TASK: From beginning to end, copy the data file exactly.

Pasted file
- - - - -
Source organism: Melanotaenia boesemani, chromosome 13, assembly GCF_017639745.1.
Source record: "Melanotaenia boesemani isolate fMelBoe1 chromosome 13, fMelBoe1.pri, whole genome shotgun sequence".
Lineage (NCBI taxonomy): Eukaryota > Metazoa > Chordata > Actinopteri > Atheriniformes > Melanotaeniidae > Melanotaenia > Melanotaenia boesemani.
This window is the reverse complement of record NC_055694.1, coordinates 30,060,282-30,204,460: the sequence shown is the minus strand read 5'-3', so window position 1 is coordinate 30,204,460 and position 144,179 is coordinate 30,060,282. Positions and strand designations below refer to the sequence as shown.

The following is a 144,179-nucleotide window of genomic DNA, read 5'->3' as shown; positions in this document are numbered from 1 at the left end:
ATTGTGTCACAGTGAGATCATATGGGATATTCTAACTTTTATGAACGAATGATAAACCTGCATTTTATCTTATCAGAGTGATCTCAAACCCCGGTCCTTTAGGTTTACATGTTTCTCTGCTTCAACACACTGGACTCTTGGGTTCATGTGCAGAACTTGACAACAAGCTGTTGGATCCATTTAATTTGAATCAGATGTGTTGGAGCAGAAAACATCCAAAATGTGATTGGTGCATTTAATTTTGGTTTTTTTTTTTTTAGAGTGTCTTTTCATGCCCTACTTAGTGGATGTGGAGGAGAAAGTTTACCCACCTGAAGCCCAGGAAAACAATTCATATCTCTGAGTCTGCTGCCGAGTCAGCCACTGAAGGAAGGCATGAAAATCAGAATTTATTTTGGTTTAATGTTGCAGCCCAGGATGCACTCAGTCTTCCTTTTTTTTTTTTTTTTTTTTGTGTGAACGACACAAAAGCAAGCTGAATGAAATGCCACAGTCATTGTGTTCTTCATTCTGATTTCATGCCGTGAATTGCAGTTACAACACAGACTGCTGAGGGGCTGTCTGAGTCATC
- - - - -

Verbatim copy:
Source organism: Melanotaenia boesemani, chromosome 13, assembly GCF_017639745.1.
Source record: "Melanotaenia boesemani isolate fMelBoe1 chromosome 13, fMelBoe1.pri, whole genome shotgun sequence".
Lineage (NCBI taxonomy): Eukaryota > Metazoa > Chordata > Actinopteri > Atheriniformes > Melanotaeniidae > Melanotaenia > Melanotaenia boesemani.
This window is the reverse complement of record NC_055694.1, coordinates 30,060,282-30,204,460: the sequence shown is the minus strand read 5'-3', so window position 1 is coordinate 30,204,460 and position 144,179 is coordinate 30,060,282. Positions and strand designations below refer to the sequence as shown.

The following is a 144,179-nucleotide window of genomic DNA, read 5'->3' as shown; positions in this document are numbered from 1 at the left end:
ATTGTGTCACAGTGAGATCATATGGGATATTCTAACTTTTATGAACGAATGATAAACCTGCATTTTATCTTATCAGAGTGATCTCAAACCCCGGTCCTTTAGGTTTACATGTTTCTCTGCTTCAACACACTGGACTCTTGGGTTCATGTGCAGAACTTGACAACAAGCTGTTGGATCCATTTAATTTGAATCAGATGTGTTGGAGCAGAAAACATCCAAAATGTGATTGGTGCATTTAATTTTGGTTTTTTTTTTTTTAGAGTGTCTTTTCATGCCCTACTTAGTGGATGTGGAGGAGAAAGTTTACCCACCTGAAGCCCAGGAAAACAATTCATATCTCTGAGTCTGCTGCCGAGTCAGCCACTGAAGGAAGGCATGAAAATCAGAATTTATTTTGGTTTAATGTTGCAGCCCAGGATGCACTCAGTCTTCCTTTTTTTTTTTTTTTTTTTTGTGTGAACGACACAAAAGCAAGCTGAATGAAATGCCACAGTCATTGTGTTCTTCATTCTGATTTCATGCCGTGAATTGCAGTTACAACACAGACTGCTGAGGGGCTGTCTGAGTCATC